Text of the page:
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Shoots of recovery or false alarm?

10/04/2017
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In his latest blog, Andy Mant, Senior Account Manager at Fircroft’s Perth office, examines whether claims of a recovery in Australia’s Oil & Gas market are justified…

Shoots of recovery

2017 is showing some great signs of market recovery, not just in oil and gas but in mining as well. We have seen a huge spike in job opportunities over the last 3 months which is instilling a lot of life back into our waning State. Caution must be taken when analysing the job market and we need to look a little deeper into why the market has picked up and whether this surge in activity is sustainable to long term recovery.

The first place we need to look is oil price. Oil price seems to have stabilised across the >$50 and <$55 a barrel range and this market is still not economically conducive to new projects getting sanctioned such as Browse and Scarborough. Not conducive "in this market" is the key here as by 2020 it has been mooted by Coleman at Woodside that an LNG shortage will envelop us and new projects must be fast tracked to first gas. We all know that new stand-alone developments will not be economically viable in Australia for several decades but the infrastructure that is already in place or soon to be in place, as with Ichthys and Prelude, will need back filling. Underestimation of hydrocarbon volume and production capacity for many LNG plants in Australia will mean either optimisation or new fields need to be explored and turned into projects to mitigate this shortfall.

New stand-alone developments?

For this very reason, I was not surprised when Woodside announced recently that Browse gas would most likely be piped to Karratha Gas Plant and not be a stand-alone development. Why do we feel the need to focus on standalone developments in a country boasting 12 operational LNG trains and several more to start up in 2017? Added to this, none of these LNG facilities are running at capacity and those that are running at capacity are running out of gas and have plenty of life left in them given their LNG sales contracts making new back fill developments essential, not a "nice to have".
 

Australian LNG locations

When we look at the fact that Ichthys Phase 2(a) is approaching FEED and Shell’s Crux development is moving into concept select phase we can hypothesise that the existing wells are not going to place the trains of Prelude and Ichthys under any great stress and to honour gas sales contracts in the long-term back fills are essential to the profitability of all current and future Operators in Australia.

The total cost of back fill projects scheduled in WA/NT alone in the next 4 years will total around $50 billion and that isn’t including the prospects of Browse and Scarborough. Scarborough is another basket case of a project where multiple concepts are being developed from circular FLNGs to FPSOs but when you see the press release stating that an agreement has been reached to pipe the gas to Pluto you can say you heard it here first, a guess from my part but one I would be confident betting on. Back fill is the only commercially viable option unless a head strong Exxon want to puff out their chests in the Australia market place following their declining Bass Strait empire and build some sort of “circular” FLNG as a standalone option.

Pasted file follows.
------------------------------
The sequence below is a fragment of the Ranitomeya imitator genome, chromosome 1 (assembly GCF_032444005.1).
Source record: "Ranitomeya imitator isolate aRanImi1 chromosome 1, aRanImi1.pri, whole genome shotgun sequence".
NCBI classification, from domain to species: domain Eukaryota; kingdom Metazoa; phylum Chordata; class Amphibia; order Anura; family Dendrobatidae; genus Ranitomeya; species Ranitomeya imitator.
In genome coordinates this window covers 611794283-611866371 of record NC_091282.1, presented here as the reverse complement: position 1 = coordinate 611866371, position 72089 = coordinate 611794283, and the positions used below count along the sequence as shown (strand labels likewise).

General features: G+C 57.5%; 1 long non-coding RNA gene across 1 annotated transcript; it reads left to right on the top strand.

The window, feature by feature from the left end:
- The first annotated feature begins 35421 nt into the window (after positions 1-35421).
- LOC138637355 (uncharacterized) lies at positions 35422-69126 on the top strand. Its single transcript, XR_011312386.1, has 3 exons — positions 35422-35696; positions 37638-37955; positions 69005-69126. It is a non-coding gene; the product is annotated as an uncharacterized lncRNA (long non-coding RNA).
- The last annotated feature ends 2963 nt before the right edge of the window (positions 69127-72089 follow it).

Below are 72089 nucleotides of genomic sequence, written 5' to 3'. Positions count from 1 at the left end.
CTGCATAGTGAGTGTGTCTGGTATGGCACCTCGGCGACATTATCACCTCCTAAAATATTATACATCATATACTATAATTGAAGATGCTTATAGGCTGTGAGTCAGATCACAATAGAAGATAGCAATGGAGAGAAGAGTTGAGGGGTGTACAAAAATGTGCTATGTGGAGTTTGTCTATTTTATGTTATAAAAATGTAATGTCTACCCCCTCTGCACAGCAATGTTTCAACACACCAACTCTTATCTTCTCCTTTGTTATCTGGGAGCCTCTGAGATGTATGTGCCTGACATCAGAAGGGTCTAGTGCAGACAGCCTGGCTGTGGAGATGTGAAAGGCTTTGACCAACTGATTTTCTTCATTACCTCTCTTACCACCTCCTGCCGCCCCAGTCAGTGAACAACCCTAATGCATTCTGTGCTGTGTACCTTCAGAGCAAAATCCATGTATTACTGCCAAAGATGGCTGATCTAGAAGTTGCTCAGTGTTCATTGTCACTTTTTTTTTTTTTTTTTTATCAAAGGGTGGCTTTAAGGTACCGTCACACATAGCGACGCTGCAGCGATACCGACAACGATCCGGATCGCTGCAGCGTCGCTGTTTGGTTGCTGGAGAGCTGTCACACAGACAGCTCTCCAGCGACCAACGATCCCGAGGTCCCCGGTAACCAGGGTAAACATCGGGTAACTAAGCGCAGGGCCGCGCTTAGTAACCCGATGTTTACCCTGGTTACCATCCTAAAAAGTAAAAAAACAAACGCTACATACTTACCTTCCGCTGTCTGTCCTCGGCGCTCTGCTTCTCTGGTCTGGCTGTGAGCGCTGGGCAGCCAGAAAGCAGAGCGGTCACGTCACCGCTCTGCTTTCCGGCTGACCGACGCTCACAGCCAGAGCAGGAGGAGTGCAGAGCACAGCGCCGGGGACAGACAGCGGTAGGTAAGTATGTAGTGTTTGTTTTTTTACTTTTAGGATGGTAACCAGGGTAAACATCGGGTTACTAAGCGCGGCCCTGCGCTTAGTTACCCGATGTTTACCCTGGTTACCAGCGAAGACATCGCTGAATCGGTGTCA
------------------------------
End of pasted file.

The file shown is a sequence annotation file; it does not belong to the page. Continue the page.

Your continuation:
When ConocoPhillips decide to retire the OG of the Timor Sea, Bayu Undan, does that mean DLNG will close? Nope, back fill will need to occur and they are already looking at Barossa, Poseidon and Cash Maple to re-supply gas to this old giant to honour gas sales contracts into the distant future.

Wider market recovery or an anomaly?

Going back to the original reason I wrote this article and that is “Is the current spike of new jobs indicative of a wider market recovery” and the answer is probably. The answer is only probably as a lot of the job growth is coming in a temporary space of Installation, Hook-Up and Commissioning (IHUC) of the big three (The Venturer, The Explorer and Prelude), the last major offshore IHUC this country will see for at least a decade. These jobs aren’t long term and once finished IHUC personnel may be surplus to requirements for several years. On the other hand, we are placing a fair number of contractors on the front end and concept phases of projects, along with numerous maintenance specialists. Therefore, in this respect these placements are for the long term and are indicative of long term market recovery and strategy.

Do we need high LNG and Oil prices to activate the back fills? Nope, so let’s stop going on about that. All that lower prices will do to these types of projects is make cost more of a focus and innovations to make these projects more attractive at lower prices. Regardless, they must happen, gas needs to be sold globally and LNG facilities need to continue to be supplied with gas to honour contracts, therefore we can safely say that what we are seeing right now are small shoots of recovery and once we hit 2018 expect the new landscape of Australian Oil & Gas to begin to bud and prepare for a full bloom recovery.

 

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